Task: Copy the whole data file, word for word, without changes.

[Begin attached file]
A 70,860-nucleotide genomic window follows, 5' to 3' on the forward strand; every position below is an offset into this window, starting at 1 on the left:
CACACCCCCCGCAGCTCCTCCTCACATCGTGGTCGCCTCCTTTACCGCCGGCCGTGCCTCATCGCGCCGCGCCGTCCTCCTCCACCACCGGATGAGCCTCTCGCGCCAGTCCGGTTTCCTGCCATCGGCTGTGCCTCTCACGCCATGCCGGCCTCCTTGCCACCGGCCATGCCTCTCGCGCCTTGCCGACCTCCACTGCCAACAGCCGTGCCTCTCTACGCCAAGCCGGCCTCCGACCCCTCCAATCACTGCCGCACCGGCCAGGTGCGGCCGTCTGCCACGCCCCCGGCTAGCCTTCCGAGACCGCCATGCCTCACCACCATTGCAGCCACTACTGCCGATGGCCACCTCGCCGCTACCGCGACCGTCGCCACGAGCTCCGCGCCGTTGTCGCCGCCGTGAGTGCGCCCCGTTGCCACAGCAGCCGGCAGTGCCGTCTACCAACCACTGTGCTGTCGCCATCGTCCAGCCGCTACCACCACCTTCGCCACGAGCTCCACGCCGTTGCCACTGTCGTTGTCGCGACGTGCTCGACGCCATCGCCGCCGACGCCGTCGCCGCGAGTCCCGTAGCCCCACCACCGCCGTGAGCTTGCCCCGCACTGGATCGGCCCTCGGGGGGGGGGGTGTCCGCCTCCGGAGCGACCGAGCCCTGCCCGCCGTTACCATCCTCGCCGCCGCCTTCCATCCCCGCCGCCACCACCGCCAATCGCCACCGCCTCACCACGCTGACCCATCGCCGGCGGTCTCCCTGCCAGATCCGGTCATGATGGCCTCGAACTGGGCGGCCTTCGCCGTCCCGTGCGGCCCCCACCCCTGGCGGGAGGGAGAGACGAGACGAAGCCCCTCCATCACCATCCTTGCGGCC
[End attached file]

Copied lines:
A 70,860-nucleotide genomic window follows, 5' to 3' on the forward strand; every position below is an offset into this window, starting at 1 on the left:
CACACCCCCCGCAGCTCCTCCTCACATCGTGGTCGCCTCCTTTACCGCCGGCCGTGCCTCATCGCGCCGCGCCGTCCTCCTCCACCACCGGATGAGCCTCTCGCGCCAGTCCGGTTTCCTGCCATCGGCTGTGCCTCTCACGCCATGCCGGCCTCCTTGCCACCGGCCATGCCTCTCGCGCCTTGCCGACCTCCACTGCCAACAGCCGTGCCTCTCTACGCCAAGCCGGCCTCCGACCCCTCCAATCACTGCCGCACCGGCCAGGTGCGGCCGTCTGCCACGCCCCCGGCTAGCCTTCCGAGACCGCCATGCCTCACCACCATTGCAGCCACTACTGCCGATGGCCACCTCGCCGCTACCGCGACCGTCGCCACGAGCTCCGCGCCGTTGTCGCCGCCGTGAGTGCGCCCCGTTGCCACAGCAGCCGGCAGTGCCGTCTACCAACCACTGTGCTGTCGCCATCGTCCAGCCGCTACCACCACCTTCGCCACGAGCTCCACGCCGTTGCCACTGTCGTTGTCGCGACGTGCTCGACGCCATCGCCGCCGACGCCGTCGCCGCGAGTCCCGTAGCCCCACCACCGCCGTGAGCTTGCCCCGCACTGGATCGGCCCTCGGGGGGGGGGGTGTCCGCCTCCGGAGCGACCGAGCCCTGCCCGCCGTTACCATCCTCGCCGCCGCCTTCCATCCCCGCCGCCACCACCGCCAATCGCCACCGCCTCACCACGCTGACCCATCGCCGGCGGTCTCCCTGCCAGATCCGGTCATGATGGCCTCGAACTGGGCGGCCTTCGCCGTCCCGTGCGGCCCCCACCCCTGGCGGGAGGGAGAGACGAGACGAAGCCCCTCCATCACCATCCTTGCGGCC